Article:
The Western Japanese city of Okayama might not be too well-known to international visitors, but it is home to Korakuen garden, one of Japan’s three best landscape gardens. Located on a small island in a river, Korakuen (Kōraku-en in Japanese) is a serene and pleasant garden that was built in 1687 by the local feudal lord to receive important guests.
Korakuen has a beautiful lake, ponds and streams, and a bamboo forest, but what makes it unique is its large manicured lawn in the center. Few Japanese gardens have a sprawling, flat lawn as they are usually centered on a pond surrounded by trails.
Korakuen does have trails, which lead to maple, plum and cherry trees; small rice and tea fields; and even the remains of an old ship dock that was used by the local lord. In the rear is a crane aviary where you can see a few cranes. Frankly, I wasn’t that impressed seeing these large elegant birds inside cages where they can’t fly.
Besides Korakuen Garden, Okayama also features an elegant castle that is next to Korakuen and can actually be seen from the garden. Other attractions include several art and history museums, and biking trails outside of the city. I stayed at Okayama mainly so I could make a quick visit to Himeji Castle (21 minutes by Shinkansen high-speed rail) before I proceeded to Osaka. However, I was very glad that I visited Korakuen garden.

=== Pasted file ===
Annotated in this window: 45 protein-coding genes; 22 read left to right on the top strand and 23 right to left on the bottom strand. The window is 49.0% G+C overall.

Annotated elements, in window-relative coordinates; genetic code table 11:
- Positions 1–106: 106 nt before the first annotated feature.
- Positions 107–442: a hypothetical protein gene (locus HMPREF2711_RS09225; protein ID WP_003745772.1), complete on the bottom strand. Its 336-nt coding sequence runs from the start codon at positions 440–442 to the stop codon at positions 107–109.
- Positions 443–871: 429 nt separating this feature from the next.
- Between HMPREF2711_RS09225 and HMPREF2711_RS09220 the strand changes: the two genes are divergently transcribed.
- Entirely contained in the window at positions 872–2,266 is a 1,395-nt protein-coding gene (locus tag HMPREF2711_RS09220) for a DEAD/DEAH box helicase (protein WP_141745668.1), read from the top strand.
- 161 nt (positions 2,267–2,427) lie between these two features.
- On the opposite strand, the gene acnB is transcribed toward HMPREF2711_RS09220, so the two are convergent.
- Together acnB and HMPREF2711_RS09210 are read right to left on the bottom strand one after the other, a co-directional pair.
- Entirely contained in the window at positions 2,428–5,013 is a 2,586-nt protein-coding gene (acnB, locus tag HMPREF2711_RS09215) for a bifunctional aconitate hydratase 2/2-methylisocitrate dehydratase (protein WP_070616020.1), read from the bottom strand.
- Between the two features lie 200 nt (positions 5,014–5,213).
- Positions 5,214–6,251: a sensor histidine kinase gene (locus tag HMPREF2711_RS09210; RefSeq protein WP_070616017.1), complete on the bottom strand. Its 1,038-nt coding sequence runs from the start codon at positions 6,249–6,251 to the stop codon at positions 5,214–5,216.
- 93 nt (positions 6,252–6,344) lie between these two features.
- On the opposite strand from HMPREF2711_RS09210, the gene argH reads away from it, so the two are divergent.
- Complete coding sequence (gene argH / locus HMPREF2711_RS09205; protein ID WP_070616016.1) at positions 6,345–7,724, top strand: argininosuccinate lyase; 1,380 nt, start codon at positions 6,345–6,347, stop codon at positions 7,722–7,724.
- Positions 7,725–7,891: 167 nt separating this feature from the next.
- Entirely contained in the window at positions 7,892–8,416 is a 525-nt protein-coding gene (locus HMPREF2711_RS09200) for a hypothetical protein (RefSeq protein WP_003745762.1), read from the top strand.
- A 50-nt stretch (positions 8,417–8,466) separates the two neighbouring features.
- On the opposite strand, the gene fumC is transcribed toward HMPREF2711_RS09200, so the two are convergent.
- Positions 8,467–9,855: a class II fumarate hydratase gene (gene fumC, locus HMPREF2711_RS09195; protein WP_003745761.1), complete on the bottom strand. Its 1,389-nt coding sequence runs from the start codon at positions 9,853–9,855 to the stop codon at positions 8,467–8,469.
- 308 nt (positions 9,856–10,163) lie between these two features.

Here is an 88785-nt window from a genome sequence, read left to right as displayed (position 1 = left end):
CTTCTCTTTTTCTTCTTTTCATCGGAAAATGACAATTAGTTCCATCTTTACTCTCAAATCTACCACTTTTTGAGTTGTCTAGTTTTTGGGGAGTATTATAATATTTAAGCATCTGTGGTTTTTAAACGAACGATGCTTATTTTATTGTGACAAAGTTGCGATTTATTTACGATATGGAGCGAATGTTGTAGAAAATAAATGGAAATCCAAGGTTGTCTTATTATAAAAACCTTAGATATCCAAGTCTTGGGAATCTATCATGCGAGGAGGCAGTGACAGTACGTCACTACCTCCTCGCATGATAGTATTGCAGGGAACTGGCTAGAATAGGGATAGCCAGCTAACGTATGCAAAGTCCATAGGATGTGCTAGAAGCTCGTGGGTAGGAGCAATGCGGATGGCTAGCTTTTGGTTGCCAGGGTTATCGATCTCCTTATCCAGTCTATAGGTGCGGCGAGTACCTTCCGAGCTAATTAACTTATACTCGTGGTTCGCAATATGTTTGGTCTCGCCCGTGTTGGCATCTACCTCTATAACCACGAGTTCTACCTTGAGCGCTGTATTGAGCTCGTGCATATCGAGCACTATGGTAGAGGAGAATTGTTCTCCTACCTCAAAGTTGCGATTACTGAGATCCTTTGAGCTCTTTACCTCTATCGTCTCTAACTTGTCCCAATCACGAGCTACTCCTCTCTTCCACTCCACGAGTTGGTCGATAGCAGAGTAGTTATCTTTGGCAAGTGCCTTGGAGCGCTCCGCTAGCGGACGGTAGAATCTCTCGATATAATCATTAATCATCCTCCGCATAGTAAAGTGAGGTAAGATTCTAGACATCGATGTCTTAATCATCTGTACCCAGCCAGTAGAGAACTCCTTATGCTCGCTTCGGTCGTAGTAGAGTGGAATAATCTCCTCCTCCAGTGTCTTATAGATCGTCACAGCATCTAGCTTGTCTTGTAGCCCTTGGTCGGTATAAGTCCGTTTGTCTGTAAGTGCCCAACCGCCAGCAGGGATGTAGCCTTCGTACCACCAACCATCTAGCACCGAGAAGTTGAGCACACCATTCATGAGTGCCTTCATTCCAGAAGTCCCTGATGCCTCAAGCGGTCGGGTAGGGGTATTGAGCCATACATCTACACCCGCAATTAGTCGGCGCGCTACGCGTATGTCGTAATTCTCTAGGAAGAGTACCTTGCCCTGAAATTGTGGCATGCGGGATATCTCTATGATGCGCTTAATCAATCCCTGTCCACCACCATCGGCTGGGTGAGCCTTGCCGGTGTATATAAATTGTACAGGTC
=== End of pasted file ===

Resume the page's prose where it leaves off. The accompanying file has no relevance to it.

Small artificial “hill”
Atop the little mound (above and below)
Ruins of an old dock that was used by the local feudal lord in the past
Island on which Korakuen Garden is located
Okayama Symphony Hall, along the road to Korakuen Garden
Fountain outside Okayama Station
Statue of Momotaro, a local folk hero known as “peach boy” because he was said to have been found as a baby inside a large peach floating on a river